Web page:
Time at Sea: Business, Labour and Time Consciousness in Eighteenth-Century Shipping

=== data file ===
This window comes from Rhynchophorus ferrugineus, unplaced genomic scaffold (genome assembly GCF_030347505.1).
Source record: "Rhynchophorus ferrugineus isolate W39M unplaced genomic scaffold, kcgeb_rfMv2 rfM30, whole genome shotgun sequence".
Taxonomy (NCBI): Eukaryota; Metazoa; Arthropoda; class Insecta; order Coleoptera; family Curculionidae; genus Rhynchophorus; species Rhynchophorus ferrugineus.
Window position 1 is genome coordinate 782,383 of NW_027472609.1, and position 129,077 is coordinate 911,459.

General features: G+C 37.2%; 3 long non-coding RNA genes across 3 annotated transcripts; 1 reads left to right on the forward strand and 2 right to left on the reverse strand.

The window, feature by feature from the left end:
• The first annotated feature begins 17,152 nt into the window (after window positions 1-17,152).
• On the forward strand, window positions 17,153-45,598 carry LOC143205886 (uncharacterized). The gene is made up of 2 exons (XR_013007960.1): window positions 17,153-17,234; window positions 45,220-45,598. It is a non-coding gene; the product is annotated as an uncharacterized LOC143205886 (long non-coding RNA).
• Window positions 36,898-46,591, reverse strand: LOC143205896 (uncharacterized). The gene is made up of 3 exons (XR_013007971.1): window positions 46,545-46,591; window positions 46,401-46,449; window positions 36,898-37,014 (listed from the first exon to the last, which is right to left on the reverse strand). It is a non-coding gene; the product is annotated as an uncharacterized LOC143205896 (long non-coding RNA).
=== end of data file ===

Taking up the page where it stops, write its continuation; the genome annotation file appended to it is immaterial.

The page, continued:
The steamship revolutionized shipping in the nineteenth century. While the movement of traditional sailing vessels relied on wind and ocean currents, the steamship allowed for mechanical and technology-based propulsion. Commercially this meant a more regular, efficient and tightly scheduled shipping of goods across the oceans. At sea, the steamship offered a more rigid scheduling of work hours and a more rigid temporal discipline for the crews operating the ships. Thus, the transition from sail to steam marks a significant shift in temporality and the comparatively late entry of shipping into modernity and industrial capitalism. The paper engages with E.P. Thomson's (1967) seminal work on the centrality of time to understand the logic of capitalism. Whereas Thompson saw the internalization of time discipline and industrial time management as a "means of labour exploitation" (Thompson, 1967, p. 80), the paper shows that many seafarers felt liberated by the regular, predictable and negotiable work hours of the steamship. From this footing, the paper explores the effects of the steamship on time and temporality in shipping and seafaring labour in the long nineteenth century. The paper uses archival material held at the Maritime Museum of Denmark and the A.P. Møller-Maersk corporate archives. The archival material includes data on ship movements and contemporary writings such as books, articles, diaries, letters, and autobiographies from seafarers. Based on this material, the paper explores how the transition from sail to steam changed the experience and perception of time in the business of shipping and in seafaring labour. By focusing on the materiality of time and the internalization of time discipline, the paper provides a historical maritime perspective on temporal issues in the development of industrial capitalism. Thompson, E. P. (1967). Time, Work-Discipline, and Industrial Capitalism. Past & Present, 38, 56–97.